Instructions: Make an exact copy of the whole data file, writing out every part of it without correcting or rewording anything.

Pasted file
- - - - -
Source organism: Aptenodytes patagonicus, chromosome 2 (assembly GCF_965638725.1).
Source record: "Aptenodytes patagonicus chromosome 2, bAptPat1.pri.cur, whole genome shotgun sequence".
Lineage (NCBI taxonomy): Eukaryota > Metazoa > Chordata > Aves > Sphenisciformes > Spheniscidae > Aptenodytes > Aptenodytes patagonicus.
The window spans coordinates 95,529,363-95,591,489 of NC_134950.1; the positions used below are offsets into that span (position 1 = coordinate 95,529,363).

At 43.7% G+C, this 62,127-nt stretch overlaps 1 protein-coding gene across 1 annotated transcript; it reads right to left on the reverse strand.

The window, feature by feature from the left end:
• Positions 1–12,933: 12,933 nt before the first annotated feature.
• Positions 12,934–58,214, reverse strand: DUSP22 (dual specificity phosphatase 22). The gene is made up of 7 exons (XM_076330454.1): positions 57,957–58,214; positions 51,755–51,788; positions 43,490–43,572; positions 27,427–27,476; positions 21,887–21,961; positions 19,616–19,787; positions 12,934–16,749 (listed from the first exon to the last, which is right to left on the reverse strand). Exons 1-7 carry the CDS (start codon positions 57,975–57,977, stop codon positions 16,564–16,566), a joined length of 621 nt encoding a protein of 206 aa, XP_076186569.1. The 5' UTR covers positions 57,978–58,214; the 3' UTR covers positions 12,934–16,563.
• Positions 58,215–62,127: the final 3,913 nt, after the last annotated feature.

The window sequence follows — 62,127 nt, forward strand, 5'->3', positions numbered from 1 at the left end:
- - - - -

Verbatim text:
Source organism: Aptenodytes patagonicus, chromosome 2 (assembly GCF_965638725.1).
Source record: "Aptenodytes patagonicus chromosome 2, bAptPat1.pri.cur, whole genome shotgun sequence".
Lineage (NCBI taxonomy): Eukaryota > Metazoa > Chordata > Aves > Sphenisciformes > Spheniscidae > Aptenodytes > Aptenodytes patagonicus.
The window spans coordinates 95,529,363-95,591,489 of NC_134950.1; the positions used below are offsets into that span (position 1 = coordinate 95,529,363).

At 43.7% G+C, this 62,127-nt stretch overlaps 1 protein-coding gene across 1 annotated transcript; it reads right to left on the reverse strand.

The window, feature by feature from the left end:
• Positions 1–12,933: 12,933 nt before the first annotated feature.
• Positions 12,934–58,214, reverse strand: DUSP22 (dual specificity phosphatase 22). The gene is made up of 7 exons (XM_076330454.1): positions 57,957–58,214; positions 51,755–51,788; positions 43,490–43,572; positions 27,427–27,476; positions 21,887–21,961; positions 19,616–19,787; positions 12,934–16,749 (listed from the first exon to the last, which is right to left on the reverse strand). Exons 1-7 carry the CDS (start codon positions 57,975–57,977, stop codon positions 16,564–16,566), a joined length of 621 nt encoding a protein of 206 aa, XP_076186569.1. The 5' UTR covers positions 57,978–58,214; the 3' UTR covers positions 12,934–16,563.
• Positions 58,215–62,127: the final 3,913 nt, after the last annotated feature.

The window sequence follows — 62,127 nt, forward strand, 5'->3', positions numbered from 1 at the left end: